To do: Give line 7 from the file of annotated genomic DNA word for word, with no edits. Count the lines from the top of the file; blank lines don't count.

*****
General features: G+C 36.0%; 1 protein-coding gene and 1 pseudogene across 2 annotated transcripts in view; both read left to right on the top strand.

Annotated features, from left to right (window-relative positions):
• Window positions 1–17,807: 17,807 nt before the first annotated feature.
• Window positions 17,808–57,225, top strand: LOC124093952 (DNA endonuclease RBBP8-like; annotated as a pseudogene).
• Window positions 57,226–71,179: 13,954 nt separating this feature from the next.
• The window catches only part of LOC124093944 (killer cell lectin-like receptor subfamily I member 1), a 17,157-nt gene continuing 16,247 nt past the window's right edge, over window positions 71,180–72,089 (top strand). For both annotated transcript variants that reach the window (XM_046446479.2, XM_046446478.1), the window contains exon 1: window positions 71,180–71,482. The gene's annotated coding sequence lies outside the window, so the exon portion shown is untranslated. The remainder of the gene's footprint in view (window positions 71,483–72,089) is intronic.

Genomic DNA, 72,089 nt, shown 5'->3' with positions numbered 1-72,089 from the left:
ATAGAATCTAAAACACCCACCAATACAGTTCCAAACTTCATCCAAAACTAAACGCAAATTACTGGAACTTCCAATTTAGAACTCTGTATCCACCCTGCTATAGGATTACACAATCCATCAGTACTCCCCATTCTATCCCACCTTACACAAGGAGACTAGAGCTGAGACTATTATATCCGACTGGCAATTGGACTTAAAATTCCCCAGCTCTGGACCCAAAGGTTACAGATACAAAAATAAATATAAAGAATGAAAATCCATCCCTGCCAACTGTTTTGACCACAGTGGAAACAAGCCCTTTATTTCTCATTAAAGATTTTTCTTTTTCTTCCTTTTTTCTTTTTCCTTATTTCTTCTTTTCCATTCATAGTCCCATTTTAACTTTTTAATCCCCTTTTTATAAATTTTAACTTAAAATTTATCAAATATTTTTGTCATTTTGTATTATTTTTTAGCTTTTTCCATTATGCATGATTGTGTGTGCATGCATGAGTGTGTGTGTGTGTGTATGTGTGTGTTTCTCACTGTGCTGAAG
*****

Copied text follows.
Genomic DNA, 72,089 nt, shown 5'->3' with positions numbered 1-72,089 from the left: